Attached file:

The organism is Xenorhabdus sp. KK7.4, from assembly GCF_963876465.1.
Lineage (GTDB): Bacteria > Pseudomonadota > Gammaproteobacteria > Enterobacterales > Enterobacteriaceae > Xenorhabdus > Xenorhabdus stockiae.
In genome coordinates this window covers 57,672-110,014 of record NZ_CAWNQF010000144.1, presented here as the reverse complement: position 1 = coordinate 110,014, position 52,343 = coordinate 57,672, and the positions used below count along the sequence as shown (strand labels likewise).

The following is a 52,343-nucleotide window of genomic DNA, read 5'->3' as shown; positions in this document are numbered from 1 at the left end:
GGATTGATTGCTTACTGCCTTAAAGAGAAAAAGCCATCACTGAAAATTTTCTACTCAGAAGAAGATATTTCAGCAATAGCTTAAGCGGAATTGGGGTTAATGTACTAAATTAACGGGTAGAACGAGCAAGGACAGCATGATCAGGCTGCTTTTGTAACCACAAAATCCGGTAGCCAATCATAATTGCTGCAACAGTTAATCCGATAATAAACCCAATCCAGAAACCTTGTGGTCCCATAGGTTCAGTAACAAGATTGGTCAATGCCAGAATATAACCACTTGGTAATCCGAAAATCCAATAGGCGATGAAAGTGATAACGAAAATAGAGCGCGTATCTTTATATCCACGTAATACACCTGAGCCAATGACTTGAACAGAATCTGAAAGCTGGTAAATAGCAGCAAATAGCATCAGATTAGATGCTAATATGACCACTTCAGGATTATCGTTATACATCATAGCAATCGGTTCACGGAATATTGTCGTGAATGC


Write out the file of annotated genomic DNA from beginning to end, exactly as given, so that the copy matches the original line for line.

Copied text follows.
The organism is Xenorhabdus sp. KK7.4, from assembly GCF_963876465.1.
Lineage (GTDB): Bacteria > Pseudomonadota > Gammaproteobacteria > Enterobacterales > Enterobacteriaceae > Xenorhabdus > Xenorhabdus stockiae.
In genome coordinates this window covers 57,672-110,014 of record NZ_CAWNQF010000144.1, presented here as the reverse complement: position 1 = coordinate 110,014, position 52,343 = coordinate 57,672, and the positions used below count along the sequence as shown (strand labels likewise).

The following is a 52,343-nucleotide window of genomic DNA, read 5'->3' as shown; positions in this document are numbered from 1 at the left end:
GGATTGATTGCTTACTGCCTTAAAGAGAAAAAGCCATCACTGAAAATTTTCTACTCAGAAGAAGATATTTCAGCAATAGCTTAAGCGGAATTGGGGTTAATGTACTAAATTAACGGGTAGAACGAGCAAGGACAGCATGATCAGGCTGCTTTTGTAACCACAAAATCCGGTAGCCAATCATAATTGCTGCAACAGTTAATCCGATAATAAACCCAATCCAGAAACCTTGTGGTCCCATAGGTTCAGTAACAAGATTGGTCAATGCCAGAATATAACCACTTGGTAATCCGAAAATCCAATAGGCGATGAAAGTGATAACGAAAATAGAGCGCGTATCTTTATATCCACGTAATACACCTGAGCCAATGACTTGAACAGAATCTGAAAGCTGGTAAATAGCAGCAAATAGCATCAGATTAGATGCTAATATGACCACTTCAGGATTATCGTTATACATCATAGCAATCGGTTCACGGAATATTGTCGTGAATGC